Thousands protest over bank debt burden in Republic of Ireland
Thousands of people have taken part in demonstrations across the Republic of Ireland in protest against bank debts being passed on to Irish taxpayers.
The protests took place in Dublin, Cork, Galway, Limerick, Waterford and Sligo. They were organised by the Irish Congress of Trade Unions (ICTU).
The ICTU claimed more than 100,000 took part, with over 60,000 in Dublin alone.
However, police estimated that 25,000 took to the streets of Dublin. They did not have figures for the other cities.
The ICTU is campaigning in an attempt to break the link between private bank debt and national debt.
Its general secretary, David Begg, addressed the Dublin rally in Merrion Square on Saturday.
He told protesters that bailing out the banks had cost each Irish taxpayer thousands of euros.
"So far, every Irish person has paid 9,000 euros (£7,600) while the average across the EU is 192 euros (£162). That is neither fair nor just," he said.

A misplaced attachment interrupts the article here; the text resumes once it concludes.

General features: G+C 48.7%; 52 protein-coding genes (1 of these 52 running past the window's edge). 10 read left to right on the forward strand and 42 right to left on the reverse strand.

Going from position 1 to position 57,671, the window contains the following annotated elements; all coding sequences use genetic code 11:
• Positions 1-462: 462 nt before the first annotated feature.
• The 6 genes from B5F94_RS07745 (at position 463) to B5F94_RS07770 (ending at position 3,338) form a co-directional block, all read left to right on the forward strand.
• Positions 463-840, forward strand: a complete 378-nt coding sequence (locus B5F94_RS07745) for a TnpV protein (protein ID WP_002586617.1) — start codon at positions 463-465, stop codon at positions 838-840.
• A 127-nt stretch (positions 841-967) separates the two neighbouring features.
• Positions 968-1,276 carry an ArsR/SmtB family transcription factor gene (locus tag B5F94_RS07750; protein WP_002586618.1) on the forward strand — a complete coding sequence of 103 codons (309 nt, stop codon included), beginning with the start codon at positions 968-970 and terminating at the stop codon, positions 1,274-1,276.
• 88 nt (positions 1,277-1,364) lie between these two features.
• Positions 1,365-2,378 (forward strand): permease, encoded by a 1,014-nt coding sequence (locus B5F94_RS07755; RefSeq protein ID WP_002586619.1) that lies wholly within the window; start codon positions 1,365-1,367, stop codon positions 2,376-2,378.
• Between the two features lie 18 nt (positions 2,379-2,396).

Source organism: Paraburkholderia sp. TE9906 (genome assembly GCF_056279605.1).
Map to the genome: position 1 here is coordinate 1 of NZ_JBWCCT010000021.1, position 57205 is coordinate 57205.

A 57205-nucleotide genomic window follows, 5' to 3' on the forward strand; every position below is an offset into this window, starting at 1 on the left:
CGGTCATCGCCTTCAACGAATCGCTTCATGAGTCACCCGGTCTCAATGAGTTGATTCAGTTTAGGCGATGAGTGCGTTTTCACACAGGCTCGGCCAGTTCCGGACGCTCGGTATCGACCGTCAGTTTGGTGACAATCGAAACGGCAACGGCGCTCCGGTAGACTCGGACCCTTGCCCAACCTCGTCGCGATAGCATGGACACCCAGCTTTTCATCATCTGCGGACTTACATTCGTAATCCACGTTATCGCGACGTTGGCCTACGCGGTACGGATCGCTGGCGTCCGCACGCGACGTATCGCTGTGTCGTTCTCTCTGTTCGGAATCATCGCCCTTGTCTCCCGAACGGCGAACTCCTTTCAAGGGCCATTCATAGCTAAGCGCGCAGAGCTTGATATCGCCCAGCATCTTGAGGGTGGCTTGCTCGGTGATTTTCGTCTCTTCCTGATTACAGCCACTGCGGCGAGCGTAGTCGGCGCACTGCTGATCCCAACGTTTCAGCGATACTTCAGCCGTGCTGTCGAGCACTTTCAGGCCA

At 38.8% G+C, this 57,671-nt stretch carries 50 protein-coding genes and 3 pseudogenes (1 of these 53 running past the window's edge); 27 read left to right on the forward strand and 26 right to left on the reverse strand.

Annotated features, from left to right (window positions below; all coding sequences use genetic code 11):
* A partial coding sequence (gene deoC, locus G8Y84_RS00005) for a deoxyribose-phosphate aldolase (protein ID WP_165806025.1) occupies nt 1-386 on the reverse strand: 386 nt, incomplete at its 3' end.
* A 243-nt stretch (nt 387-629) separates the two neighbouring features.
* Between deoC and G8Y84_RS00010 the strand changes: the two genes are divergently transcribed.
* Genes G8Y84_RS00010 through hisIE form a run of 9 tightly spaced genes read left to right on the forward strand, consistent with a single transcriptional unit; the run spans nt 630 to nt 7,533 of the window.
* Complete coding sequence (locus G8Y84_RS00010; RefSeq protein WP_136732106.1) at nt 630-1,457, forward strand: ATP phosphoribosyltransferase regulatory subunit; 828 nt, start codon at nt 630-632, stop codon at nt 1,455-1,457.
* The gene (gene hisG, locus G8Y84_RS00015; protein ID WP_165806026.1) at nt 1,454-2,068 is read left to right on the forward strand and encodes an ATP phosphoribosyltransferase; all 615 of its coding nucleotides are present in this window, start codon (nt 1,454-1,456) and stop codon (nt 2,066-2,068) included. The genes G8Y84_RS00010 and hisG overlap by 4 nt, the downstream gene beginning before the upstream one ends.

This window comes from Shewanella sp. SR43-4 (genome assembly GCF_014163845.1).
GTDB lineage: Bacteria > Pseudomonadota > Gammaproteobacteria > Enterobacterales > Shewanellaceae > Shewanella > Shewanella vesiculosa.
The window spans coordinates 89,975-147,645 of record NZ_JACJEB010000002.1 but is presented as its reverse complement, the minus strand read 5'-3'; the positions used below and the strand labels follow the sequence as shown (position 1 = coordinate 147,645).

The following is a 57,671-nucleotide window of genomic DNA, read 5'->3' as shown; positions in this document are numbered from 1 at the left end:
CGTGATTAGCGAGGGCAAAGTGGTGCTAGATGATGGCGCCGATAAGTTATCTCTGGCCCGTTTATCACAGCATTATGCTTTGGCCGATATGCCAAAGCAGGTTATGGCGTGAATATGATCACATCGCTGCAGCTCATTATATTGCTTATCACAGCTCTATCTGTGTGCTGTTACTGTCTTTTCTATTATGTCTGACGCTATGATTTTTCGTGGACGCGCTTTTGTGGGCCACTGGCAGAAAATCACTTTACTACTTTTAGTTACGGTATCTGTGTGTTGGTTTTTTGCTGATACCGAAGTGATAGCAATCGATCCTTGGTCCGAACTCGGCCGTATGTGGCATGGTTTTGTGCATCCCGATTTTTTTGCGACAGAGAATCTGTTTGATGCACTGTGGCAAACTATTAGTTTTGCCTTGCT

The ICTU rally was organised two days after the Irish government struck a new deal on its national debts with the European Central Bank (ECB).
In a surprise move on Wednesday, the government liquidated the former Anglo Irish Bank, a high-profile casualty of the Irish property crash.
Control of Anglo had already passed to the Irish Bank Resolution Corporation (IBRC), but the bailout deal was still costing taxpayers over 3bn euros a year in repayments.
The liquidation, which was cleared by the ECB on Thursday, has allowed the Republic to defer the bill for its most controversial bank bailout by decades.
But Mr Begg told protesters that the latest developments would not remove the debt burden from Irish taxpayers.
"If you read some papers yesterday you would think we had achieved economic salvation and our problems were over. Nothing could be further from the truth. And we have over 100,000 thousand people on the streets of Ireland today who feel the same way.
"New deal, same problem, 1.8 million people cannot possibly pay off a bank debt burden of 64 billion euros (£54bn) - especially a debt they played no part in running up. There is nothing fair about this deal," Mr Begg added.